“Oh my God, have you seen what is happening in Charlottesville? Turn on the news now”
I got this text from a fellow pastor the night before the infamous “Unite the Right” Rally in Charlottesville, VA. The one that would result in a violent clash and ultimately the death of Heather Heyer after a white nationalist, using a car as a weapon, drove into a crowd of people. I was in Seattle with a cohort of pastors on a study trip to the pacific northwest. I was in the hotel gym on the treadmill and tuned in to see the surreal images of large groups of mostly young white men, carrying torches through the city. The news reported of armed extremists converging on the diverse college town.
The reports were true, of course, as confirmed by what would happen the next day. I remember listening in on a conference call with faith leaders in Charlottesville weeks later. They spoke of the fear, especially experienced by the Jewish, Muslim, and minority communities. They also spoke of the witness that coalesced almost immediately. The witness of faith leadership in Charlottesville would be to meet hate with love, anger and rage with firm resolve and the spirit of violence and destruction that had swept into their town with non-violence and radical peace.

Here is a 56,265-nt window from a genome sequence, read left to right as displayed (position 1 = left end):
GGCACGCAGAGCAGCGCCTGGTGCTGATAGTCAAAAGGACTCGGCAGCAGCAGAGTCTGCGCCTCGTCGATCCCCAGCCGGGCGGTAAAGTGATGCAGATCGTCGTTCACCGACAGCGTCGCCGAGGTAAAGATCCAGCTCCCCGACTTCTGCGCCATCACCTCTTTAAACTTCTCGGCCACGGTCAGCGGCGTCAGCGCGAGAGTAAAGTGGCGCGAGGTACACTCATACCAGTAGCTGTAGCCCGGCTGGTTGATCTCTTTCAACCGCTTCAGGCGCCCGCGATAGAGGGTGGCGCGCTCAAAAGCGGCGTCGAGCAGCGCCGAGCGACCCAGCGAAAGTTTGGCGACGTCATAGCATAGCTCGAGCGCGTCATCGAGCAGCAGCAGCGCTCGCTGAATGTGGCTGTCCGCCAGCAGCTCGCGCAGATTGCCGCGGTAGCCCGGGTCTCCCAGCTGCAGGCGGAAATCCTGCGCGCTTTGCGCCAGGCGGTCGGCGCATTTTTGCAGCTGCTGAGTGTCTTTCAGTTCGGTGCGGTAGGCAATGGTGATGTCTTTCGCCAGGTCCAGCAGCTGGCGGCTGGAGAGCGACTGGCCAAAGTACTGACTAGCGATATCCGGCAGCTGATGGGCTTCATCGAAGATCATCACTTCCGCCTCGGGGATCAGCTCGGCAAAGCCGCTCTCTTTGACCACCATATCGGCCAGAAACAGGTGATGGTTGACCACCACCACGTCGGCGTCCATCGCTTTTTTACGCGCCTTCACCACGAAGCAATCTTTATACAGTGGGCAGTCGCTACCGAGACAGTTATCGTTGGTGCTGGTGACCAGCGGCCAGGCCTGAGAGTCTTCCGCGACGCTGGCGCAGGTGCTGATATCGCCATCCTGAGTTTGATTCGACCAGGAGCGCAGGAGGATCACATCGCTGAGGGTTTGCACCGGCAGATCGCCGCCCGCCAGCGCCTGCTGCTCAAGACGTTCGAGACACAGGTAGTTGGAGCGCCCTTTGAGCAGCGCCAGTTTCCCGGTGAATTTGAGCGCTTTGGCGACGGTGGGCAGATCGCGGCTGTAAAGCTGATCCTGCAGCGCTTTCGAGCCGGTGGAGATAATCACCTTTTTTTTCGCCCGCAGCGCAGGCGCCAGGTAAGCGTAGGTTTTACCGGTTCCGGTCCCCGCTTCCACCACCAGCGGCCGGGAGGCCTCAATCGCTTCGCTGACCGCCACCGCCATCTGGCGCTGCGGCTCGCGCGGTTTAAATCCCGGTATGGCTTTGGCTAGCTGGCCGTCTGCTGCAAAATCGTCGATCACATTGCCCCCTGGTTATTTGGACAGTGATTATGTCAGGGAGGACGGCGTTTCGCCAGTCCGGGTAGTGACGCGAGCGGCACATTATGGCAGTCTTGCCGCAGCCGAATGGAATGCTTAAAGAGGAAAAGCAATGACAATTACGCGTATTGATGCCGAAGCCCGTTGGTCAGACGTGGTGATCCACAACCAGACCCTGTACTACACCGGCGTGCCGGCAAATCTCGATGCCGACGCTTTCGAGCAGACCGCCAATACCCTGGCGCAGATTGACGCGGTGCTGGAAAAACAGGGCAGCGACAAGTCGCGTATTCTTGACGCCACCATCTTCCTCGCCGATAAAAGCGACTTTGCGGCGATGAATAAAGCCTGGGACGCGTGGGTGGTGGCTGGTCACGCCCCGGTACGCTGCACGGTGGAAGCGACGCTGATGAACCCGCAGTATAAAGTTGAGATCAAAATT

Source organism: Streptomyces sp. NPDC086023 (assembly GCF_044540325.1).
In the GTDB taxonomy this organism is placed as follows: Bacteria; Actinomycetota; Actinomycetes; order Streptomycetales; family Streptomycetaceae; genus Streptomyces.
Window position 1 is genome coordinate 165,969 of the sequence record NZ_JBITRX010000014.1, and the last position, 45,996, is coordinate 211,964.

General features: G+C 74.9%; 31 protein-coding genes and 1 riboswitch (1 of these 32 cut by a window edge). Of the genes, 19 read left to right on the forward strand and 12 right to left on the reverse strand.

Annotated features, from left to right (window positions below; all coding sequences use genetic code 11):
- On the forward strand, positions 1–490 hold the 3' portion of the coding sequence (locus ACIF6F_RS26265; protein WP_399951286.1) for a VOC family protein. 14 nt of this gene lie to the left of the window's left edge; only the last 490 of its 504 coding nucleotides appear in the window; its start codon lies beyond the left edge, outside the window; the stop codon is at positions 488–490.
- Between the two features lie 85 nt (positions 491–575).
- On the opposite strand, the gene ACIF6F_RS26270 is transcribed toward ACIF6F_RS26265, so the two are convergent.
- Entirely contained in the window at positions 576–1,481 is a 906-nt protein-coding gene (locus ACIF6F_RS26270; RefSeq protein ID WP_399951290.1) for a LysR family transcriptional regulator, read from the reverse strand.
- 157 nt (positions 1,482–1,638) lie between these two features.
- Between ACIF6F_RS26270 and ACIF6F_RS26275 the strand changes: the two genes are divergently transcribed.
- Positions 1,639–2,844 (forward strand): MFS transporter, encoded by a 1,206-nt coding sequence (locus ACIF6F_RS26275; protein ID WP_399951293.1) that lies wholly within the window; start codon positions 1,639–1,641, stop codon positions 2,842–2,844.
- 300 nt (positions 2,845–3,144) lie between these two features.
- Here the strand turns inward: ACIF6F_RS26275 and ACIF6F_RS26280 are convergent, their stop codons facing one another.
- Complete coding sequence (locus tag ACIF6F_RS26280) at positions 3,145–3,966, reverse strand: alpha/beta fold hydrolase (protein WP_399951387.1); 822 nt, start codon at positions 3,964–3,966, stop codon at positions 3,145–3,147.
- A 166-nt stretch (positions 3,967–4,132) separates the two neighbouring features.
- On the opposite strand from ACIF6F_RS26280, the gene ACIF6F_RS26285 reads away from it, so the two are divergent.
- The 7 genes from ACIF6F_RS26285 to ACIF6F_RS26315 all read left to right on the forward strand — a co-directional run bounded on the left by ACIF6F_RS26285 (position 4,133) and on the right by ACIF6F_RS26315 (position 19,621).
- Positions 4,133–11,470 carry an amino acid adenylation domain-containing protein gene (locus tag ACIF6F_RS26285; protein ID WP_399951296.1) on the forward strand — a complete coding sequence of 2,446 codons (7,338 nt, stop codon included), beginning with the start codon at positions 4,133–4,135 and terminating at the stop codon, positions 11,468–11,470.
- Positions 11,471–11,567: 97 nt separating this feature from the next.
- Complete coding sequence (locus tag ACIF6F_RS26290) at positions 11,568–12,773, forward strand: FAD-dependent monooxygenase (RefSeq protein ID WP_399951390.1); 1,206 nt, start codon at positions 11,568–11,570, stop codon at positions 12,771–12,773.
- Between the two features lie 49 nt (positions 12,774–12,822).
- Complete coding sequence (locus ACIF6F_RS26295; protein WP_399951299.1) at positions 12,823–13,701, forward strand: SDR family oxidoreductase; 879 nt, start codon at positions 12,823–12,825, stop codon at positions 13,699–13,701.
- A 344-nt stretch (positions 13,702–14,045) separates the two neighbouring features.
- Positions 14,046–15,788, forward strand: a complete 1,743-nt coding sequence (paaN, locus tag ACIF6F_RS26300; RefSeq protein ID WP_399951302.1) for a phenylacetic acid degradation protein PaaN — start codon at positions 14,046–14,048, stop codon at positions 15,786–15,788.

A month ago my wife and I visited Charlottesville for the first time. It’s a beautiful city. It feels more like a town, really. I retraced the steps to the park where kids now had a painting class in the place where the statue of Lee once stood. I walked past vibrant churches who stood on the frontlines of the assault on their home and became safe zones and places of healing. I proceeded down 4th street, now renamed “Heather Heyer Way” to the bottom where flowers and notes on the wall are still left. I sensed a wounded but resilient place. Its clear from the messages of inclusion and diversity all throughout the downtown – this is who we were before, this is who we will be. Hate has no place here.
Five years later I’m still trying to unpack why Charlottesville had such an impact on me. It was like a dam broke open and all the observations, instincts, and experiences I had over decades surrounding the racism, anger and violence simmering just under the surface within my own slice of America burst forth. It was all revealed as something very real and present. After all, only two decades had passed since the last reported Klan rally in my hometown happened. Maybe more significant than the actual existence of those things in our past, and the perennial presence of confederate flags, messaging on bumper stickers, flags and signs on houses that express deep anger, resentment and threat of violence, is the way we’ve always seemed to talk about it. There has always been a level of dismissing how serious the problem is.